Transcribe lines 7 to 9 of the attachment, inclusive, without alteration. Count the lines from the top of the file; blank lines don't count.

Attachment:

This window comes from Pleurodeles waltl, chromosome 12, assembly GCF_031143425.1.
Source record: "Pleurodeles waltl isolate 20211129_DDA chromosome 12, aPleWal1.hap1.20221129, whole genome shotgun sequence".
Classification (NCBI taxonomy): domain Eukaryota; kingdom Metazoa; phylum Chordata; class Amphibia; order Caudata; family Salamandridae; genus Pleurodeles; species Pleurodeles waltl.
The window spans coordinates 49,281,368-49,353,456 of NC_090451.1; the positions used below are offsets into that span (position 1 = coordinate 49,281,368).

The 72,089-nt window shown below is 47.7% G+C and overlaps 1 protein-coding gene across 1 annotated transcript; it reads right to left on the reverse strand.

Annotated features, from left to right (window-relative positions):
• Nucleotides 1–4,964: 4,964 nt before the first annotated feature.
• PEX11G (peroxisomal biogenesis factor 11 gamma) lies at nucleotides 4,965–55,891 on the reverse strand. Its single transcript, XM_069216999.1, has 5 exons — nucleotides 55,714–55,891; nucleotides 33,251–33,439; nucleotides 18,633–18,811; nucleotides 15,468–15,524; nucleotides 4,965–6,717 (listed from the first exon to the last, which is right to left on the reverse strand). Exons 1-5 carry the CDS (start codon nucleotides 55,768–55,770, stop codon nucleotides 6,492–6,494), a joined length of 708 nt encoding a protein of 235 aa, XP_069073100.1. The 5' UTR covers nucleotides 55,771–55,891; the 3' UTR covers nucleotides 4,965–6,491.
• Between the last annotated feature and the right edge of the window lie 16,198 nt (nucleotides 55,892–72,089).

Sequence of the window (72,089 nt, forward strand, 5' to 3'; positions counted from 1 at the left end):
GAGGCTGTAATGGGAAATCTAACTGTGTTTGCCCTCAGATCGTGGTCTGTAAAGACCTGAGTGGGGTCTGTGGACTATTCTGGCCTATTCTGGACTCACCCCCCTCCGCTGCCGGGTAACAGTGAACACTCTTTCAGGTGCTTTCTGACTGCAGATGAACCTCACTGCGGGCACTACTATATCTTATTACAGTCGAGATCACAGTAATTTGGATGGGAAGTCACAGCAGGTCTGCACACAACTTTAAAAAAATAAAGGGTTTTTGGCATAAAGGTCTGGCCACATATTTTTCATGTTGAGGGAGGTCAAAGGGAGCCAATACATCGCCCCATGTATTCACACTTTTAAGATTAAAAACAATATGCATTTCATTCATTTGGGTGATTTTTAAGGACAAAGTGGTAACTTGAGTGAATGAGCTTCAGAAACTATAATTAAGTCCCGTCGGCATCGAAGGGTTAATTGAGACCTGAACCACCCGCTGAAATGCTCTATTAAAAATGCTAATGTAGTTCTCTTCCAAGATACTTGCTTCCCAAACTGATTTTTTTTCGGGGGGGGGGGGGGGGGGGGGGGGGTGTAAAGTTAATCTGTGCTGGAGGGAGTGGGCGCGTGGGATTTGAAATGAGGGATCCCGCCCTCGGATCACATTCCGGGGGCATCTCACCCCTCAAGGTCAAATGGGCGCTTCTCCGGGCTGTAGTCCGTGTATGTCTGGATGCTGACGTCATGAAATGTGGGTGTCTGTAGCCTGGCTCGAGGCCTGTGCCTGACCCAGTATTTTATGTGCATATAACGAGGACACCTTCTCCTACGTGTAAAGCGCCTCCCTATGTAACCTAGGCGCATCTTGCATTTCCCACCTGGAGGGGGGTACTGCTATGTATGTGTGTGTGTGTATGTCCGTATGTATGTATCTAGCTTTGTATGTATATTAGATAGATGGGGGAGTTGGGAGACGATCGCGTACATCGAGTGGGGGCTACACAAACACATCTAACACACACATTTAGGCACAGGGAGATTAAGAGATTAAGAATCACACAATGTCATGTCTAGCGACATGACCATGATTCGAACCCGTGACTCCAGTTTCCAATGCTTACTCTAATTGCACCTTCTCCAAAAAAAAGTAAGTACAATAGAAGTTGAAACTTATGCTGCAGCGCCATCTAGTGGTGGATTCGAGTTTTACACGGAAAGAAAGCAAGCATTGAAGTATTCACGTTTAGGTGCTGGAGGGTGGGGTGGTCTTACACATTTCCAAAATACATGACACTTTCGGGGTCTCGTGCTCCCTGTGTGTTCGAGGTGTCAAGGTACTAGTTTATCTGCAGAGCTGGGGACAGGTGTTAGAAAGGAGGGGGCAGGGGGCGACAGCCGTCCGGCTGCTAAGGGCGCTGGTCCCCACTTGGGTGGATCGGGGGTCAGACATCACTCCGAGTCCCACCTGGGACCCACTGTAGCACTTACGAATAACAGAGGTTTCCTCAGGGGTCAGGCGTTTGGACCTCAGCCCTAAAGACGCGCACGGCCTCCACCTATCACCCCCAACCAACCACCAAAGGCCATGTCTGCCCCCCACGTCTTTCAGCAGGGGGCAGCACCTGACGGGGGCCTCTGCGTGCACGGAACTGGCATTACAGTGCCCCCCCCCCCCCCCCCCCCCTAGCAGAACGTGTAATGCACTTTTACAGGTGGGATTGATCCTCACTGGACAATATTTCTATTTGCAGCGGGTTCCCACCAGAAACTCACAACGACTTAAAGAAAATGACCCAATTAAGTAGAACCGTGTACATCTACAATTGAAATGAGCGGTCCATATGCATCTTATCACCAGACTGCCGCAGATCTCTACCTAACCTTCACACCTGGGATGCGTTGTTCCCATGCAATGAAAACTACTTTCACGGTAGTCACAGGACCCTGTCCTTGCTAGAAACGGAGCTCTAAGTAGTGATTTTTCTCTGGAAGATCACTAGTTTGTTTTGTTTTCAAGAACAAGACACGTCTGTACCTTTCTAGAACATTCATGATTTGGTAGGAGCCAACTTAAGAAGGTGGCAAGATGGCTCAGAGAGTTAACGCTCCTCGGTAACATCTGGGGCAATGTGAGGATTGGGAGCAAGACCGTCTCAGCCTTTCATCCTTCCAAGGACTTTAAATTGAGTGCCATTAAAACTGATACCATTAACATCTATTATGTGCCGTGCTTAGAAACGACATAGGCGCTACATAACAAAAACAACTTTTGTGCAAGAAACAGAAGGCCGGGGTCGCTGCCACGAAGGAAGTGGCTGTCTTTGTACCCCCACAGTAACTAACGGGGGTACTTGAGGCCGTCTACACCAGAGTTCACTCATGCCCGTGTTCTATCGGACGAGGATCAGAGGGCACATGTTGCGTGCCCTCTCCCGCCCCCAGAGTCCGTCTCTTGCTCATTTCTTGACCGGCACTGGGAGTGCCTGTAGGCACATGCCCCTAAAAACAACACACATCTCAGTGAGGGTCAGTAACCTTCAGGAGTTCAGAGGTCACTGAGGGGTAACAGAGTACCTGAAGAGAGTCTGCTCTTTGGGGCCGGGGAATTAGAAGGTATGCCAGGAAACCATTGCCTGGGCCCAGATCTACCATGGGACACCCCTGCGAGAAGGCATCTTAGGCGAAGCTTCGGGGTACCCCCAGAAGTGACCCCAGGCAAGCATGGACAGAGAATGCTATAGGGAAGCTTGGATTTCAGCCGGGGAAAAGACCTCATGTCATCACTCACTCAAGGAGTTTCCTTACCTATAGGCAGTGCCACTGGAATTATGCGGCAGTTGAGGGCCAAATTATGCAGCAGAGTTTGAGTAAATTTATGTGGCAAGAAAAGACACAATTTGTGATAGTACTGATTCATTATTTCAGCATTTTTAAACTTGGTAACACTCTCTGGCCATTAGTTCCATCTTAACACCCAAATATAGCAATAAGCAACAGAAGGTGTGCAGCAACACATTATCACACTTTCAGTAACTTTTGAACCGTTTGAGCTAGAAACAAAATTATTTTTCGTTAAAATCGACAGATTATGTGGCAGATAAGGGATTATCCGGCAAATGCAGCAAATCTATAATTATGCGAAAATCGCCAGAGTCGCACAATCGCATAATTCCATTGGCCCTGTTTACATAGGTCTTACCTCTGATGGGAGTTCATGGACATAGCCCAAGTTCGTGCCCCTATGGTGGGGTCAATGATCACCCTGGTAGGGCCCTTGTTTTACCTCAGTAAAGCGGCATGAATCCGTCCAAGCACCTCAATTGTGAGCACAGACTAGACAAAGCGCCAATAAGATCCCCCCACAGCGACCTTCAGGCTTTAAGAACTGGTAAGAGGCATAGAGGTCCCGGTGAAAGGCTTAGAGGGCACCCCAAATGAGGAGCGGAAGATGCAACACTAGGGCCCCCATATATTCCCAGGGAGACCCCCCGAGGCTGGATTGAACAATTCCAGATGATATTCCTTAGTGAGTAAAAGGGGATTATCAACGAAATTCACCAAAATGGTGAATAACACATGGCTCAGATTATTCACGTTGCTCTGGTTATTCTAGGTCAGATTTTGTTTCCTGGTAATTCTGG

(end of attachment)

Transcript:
• Nucleotides 1–4,964: 4,964 nt before the first annotated feature.
• PEX11G (peroxisomal biogenesis factor 11 gamma) lies at nucleotides 4,965–55,891 on the reverse strand. Its single transcript, XM_069216999.1, has 5 exons — nucleotides 55,714–55,891; nucleotides 33,251–33,439; nucleotides 18,633–18,811; nucleotides 15,468–15,524; nucleotides 4,965–6,717 (listed from the first exon to the last, which is right to left on the reverse strand). Exons 1-5 carry the CDS (start codon nucleotides 55,768–55,770, stop codon nucleotides 6,492–6,494), a joined length of 708 nt encoding a protein of 235 aa, XP_069073100.1. The 5' UTR covers nucleotides 55,771–55,891; the 3' UTR covers nucleotides 4,965–6,491.
• Between the last annotated feature and the right edge of the window lie 16,198 nt (nucleotides 55,892–72,089).